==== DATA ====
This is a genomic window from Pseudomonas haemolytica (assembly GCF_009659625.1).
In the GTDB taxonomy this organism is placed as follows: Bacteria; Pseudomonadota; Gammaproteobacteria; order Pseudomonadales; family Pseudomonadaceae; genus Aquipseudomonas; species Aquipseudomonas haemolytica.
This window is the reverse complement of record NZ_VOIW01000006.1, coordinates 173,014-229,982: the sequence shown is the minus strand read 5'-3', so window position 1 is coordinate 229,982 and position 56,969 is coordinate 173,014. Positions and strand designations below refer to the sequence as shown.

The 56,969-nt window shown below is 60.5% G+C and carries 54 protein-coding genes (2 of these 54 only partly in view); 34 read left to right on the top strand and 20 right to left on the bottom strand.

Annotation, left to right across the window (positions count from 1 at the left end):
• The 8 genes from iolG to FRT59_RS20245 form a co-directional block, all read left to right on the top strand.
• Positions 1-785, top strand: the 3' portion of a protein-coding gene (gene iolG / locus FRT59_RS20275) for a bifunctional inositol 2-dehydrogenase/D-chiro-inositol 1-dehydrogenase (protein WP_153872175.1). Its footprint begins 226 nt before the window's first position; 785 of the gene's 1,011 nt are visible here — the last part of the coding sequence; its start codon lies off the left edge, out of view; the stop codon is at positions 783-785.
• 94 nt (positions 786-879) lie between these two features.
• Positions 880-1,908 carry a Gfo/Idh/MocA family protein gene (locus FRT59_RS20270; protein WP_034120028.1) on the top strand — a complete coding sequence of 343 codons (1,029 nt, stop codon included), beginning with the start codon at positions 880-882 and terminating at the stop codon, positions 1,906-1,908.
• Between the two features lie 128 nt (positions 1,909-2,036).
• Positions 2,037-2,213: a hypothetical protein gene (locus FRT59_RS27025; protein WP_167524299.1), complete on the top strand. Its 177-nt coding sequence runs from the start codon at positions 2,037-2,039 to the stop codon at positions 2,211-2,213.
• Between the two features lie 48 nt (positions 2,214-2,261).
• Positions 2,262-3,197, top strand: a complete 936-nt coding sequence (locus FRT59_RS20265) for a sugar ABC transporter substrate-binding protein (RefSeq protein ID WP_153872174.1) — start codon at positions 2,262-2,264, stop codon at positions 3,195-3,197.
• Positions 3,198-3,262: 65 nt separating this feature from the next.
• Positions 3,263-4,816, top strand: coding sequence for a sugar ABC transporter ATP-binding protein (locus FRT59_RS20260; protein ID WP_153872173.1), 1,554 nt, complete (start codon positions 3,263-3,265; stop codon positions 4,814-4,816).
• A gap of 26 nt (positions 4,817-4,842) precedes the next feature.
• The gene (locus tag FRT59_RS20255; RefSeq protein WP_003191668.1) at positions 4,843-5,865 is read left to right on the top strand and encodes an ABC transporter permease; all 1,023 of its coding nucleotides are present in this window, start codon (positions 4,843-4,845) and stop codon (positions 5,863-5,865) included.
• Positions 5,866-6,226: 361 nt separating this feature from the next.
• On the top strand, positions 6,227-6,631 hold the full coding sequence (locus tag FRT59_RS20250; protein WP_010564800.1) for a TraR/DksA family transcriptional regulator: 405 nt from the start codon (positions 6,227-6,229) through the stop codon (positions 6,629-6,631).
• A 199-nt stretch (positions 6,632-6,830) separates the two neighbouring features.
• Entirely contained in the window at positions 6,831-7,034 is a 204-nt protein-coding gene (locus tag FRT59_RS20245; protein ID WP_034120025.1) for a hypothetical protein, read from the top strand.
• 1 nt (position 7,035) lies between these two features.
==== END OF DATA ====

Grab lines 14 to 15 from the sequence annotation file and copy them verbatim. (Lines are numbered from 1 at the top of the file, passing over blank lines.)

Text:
• Positions 3,198-3,262: 65 nt separating this feature from the next.
• Positions 3,263-4,816, top strand: coding sequence for a sugar ABC transporter ATP-binding protein (locus FRT59_RS20260; protein ID WP_153872173.1), 1,554 nt, complete (start codon positions 3,263-3,265; stop codon positions 4,814-4,816).